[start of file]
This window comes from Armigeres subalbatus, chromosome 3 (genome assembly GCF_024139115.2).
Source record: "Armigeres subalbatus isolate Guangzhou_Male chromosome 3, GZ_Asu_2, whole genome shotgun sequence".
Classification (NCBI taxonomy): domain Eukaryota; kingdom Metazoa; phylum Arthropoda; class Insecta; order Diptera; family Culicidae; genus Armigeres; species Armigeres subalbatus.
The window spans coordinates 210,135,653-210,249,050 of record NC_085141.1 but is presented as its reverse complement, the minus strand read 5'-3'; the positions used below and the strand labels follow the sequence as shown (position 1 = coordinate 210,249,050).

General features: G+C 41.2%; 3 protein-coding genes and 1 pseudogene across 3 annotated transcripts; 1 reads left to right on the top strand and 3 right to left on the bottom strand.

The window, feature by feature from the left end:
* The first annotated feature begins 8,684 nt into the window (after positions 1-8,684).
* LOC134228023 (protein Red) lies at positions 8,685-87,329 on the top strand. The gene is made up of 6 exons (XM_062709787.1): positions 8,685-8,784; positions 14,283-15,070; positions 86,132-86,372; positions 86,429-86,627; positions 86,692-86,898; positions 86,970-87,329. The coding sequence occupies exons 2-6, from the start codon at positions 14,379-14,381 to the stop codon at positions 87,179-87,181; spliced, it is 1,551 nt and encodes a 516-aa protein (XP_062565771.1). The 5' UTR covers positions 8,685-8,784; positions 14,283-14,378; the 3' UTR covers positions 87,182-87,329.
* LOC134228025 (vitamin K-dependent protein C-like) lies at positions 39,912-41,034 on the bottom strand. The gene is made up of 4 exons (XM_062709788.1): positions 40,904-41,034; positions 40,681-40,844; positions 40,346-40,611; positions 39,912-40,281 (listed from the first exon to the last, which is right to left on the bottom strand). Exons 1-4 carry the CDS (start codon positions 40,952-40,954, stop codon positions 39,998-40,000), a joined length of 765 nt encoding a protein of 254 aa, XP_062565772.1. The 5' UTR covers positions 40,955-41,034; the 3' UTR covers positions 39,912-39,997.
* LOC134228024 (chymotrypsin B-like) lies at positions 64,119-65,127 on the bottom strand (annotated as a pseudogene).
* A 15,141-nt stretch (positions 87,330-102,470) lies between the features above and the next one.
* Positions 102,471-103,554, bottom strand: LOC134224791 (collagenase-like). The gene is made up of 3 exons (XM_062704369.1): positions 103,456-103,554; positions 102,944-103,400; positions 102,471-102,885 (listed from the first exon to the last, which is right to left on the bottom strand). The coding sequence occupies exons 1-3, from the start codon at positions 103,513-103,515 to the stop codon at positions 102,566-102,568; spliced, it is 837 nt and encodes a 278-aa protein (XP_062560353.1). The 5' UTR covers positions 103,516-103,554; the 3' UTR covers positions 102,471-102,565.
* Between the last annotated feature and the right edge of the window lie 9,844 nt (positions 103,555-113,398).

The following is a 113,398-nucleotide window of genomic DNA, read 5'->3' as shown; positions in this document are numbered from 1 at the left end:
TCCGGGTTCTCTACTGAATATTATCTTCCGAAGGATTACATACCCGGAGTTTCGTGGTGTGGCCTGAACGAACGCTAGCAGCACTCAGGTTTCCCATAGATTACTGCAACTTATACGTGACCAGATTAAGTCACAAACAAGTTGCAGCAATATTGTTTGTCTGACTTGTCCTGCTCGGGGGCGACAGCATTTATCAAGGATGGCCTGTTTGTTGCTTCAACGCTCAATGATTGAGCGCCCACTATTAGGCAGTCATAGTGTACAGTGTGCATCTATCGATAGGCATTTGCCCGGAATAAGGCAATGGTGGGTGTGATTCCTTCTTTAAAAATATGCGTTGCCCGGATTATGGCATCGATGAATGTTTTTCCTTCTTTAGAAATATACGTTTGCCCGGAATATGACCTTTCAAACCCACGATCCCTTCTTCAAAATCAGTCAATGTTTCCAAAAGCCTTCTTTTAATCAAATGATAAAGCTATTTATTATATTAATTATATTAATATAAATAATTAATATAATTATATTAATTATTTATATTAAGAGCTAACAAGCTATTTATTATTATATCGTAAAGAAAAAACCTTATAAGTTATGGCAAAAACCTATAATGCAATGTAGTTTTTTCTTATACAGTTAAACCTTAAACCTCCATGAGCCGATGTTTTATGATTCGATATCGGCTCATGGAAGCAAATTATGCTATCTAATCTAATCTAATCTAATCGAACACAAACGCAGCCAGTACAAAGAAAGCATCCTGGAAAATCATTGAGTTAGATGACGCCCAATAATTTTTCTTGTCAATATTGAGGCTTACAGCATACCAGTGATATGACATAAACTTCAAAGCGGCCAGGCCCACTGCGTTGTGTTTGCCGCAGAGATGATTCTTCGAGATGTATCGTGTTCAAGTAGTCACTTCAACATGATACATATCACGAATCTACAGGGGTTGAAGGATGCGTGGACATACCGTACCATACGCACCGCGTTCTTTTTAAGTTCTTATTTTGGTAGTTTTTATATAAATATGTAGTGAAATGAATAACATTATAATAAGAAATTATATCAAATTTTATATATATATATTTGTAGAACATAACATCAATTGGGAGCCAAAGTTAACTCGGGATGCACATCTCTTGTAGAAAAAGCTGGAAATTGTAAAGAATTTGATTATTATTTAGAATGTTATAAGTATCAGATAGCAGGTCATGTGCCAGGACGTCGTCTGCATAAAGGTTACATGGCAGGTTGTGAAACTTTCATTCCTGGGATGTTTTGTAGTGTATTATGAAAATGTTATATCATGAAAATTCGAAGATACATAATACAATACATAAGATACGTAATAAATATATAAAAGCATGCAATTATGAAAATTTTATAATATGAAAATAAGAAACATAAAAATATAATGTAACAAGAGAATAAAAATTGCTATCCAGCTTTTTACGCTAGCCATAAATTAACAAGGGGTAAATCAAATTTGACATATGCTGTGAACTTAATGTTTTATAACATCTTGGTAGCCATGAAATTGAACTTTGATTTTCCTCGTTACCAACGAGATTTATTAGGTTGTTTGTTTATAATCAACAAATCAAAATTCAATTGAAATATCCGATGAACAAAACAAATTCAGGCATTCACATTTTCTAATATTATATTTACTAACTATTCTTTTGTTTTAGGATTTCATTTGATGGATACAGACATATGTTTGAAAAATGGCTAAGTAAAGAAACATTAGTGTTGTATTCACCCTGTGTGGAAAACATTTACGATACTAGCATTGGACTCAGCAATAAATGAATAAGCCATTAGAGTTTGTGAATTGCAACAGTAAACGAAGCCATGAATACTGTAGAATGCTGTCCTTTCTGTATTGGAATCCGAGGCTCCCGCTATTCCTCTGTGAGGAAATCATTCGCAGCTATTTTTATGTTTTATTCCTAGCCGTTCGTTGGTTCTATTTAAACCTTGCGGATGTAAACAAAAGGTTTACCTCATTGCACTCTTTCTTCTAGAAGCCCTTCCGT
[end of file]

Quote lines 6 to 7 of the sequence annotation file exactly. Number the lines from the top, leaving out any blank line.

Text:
The window, feature by feature from the left end:
* The first annotated feature begins 8,684 nt into the window (after positions 1-8,684).